* In arguing that Wheaton-Haven's racial limitation on membership is forbidden by the 1866 Civil Rights Act, the plaintiffs perforce seek the application of the interpretation placed upon Sec. 1982 in Jones v. Alfred H. Mayer Co., supra. Their reliance on Jones is misplaced, for in that case the Supreme Court had to consider only the Act of 1866. It was not faced with the question whether a specific provision of a subsequently enacted statute may have limited its effect.3 This appeal does present that question. If Secs. 1981 and 1982 may be said to cover the admission of members or guests to a recreational facility, and to forbid racial discrimination in their selection, it is beyond question that the same conduct is covered by the Act of 1964.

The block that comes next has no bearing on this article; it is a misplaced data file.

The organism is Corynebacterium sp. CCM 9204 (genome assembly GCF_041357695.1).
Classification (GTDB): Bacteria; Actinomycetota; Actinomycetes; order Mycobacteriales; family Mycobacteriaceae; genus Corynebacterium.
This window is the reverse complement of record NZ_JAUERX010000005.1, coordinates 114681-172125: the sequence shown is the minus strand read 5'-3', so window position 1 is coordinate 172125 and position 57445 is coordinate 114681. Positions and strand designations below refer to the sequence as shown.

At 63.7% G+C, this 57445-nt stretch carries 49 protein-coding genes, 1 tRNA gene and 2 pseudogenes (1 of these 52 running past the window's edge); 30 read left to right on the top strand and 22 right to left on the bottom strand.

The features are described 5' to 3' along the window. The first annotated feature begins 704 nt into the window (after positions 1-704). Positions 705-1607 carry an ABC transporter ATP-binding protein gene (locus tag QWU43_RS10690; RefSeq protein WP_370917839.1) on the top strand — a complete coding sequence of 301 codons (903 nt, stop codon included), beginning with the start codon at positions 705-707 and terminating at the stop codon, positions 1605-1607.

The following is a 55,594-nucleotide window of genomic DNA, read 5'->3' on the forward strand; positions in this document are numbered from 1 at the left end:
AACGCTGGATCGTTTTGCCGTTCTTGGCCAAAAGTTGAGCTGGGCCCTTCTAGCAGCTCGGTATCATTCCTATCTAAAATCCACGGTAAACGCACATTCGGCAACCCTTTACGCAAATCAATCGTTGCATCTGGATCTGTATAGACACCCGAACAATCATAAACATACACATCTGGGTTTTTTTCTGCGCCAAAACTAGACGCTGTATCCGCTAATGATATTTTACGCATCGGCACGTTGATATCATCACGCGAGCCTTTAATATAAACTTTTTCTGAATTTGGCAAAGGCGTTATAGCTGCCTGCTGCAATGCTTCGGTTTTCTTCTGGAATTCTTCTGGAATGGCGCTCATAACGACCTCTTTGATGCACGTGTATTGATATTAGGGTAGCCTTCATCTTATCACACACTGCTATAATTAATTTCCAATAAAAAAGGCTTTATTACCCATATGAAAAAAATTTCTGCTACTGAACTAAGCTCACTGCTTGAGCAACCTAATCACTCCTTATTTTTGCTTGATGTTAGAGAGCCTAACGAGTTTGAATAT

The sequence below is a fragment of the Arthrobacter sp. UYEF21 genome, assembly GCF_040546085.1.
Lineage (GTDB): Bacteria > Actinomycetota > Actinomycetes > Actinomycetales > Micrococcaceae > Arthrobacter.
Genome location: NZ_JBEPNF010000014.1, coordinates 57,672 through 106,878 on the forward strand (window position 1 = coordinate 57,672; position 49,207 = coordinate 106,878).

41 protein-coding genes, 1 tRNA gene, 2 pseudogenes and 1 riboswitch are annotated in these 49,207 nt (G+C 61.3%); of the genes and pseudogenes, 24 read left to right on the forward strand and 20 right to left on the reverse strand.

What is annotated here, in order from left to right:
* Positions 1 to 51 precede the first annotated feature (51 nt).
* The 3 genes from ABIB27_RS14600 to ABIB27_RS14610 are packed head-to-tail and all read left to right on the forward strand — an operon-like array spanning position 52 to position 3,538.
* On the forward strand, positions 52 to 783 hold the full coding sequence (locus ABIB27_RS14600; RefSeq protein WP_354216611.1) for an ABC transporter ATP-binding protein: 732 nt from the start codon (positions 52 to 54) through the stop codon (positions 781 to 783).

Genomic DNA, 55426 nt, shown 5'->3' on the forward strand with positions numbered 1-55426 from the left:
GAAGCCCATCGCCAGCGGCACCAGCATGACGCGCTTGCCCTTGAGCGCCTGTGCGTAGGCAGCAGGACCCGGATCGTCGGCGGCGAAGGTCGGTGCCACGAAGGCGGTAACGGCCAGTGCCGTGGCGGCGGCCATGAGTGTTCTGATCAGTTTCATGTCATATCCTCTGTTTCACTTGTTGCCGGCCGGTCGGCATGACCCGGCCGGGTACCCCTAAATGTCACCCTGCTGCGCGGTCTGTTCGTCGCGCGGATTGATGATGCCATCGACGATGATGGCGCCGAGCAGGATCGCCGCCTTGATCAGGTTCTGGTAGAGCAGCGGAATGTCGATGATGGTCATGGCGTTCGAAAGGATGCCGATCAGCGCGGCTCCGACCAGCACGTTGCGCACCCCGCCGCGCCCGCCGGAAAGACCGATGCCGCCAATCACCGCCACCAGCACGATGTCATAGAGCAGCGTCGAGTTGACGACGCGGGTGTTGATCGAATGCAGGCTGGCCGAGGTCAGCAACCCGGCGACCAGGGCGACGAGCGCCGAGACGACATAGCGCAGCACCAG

However, the Act of 1964 contains an express proviso that in certain limited cases, involving the admissions policies of "a private club or other establishment not in fact open to the public,"4 racial discrimination is not forbidden. This exception to the ban on racial discrimination of necessity operates as an exception to the Act of 1866, in any case where that Act prohibits the same conduct which is saved as lawful by the terms of the 1964 Act.5 Consequently, Secs. 1981 and 1982 are unavailable to the plaintiffs as a separate and independent basis for relief. If Wheaton-Haven is a private club as defined in the 1964 Act, the exemption contained in that Act is equally applicable to the earlier statutes.